European Parliament: jargon buster

Cyclist going past slogans on the European Parliament building in Strasbourg Image copyright AP

The European Parliament, like all political institutions, has its own specific language.

Alongside the 24 official EU languages that are used in the chamber, the body also has its own particular set of terms that can sometimes baffle the outsider.

Here's a rundown of some of the most commonly-used terms and key positions needed to make sense of what's going on in Brussels and Strasbourg.


This is the stage at the end of plenary debates when those MEPs who didn't make it onto the normal list of speakers can make short interventions by raising their hand to "catch" the President's eye.

Speeches are normally limited to a minute in length, with priority normally given to those who weren't present during the main part of the debate.

However, this stage can be scrapped at the last minute by the acting President if the debate is overrunning, often prompting protestations from those who have remained in the chamber to speak.

During a May 2015 plenary debate, one Romanian MEP was so incensed at not being called that he marched up to the front of the hemicycle to protest to the acting President, eventually leading to him being asked to leave the chamber completely.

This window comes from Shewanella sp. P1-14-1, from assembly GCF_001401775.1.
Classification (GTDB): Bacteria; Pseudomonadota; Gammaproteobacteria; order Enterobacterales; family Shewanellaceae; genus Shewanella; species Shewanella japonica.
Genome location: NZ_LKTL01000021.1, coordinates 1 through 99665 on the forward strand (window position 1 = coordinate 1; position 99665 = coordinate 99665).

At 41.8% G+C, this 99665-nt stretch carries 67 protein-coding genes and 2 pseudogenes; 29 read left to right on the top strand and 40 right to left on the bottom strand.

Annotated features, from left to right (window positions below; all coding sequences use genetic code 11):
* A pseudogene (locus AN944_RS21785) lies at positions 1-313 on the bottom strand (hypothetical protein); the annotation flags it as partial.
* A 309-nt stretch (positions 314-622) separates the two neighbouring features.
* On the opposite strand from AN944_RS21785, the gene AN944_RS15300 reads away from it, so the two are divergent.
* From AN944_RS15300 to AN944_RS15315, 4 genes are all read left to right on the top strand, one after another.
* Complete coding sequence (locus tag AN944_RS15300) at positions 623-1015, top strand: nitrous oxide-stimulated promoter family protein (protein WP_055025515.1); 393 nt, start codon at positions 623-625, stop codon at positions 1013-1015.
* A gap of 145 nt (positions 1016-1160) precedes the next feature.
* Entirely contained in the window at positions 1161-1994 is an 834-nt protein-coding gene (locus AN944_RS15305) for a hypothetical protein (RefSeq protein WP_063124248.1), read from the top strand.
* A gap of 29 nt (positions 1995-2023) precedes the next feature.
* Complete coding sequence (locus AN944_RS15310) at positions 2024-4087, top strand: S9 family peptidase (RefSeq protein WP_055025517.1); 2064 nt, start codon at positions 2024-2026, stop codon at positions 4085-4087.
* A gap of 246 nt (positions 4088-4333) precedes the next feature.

Image copyright European Parliament

Conference of Presidents

The somewhat drably named "conference" is in fact simply the name for the Parliament's main political governing body, made up of the Parliament President along with the leaders of the various political groups.

There is also a space at the table for a representative of the Parliament's non-affiliated members, although he or she does not have the right to vote.

Its main power derives from the fact that it determines the parliament's agenda for plenary sittings, and thus has control over which topics get debated and when votes are held.

If agreement on a schedule cannot be reached by consensus, the leaders get a weighted vote based on the number of MEPs in their group.

Formal sittings

The Parliament receives a number of high-profile visitors to speak during plenary sittings, including heads of state from both EU and non-EU countries, as well as various spiritual and religious leaders.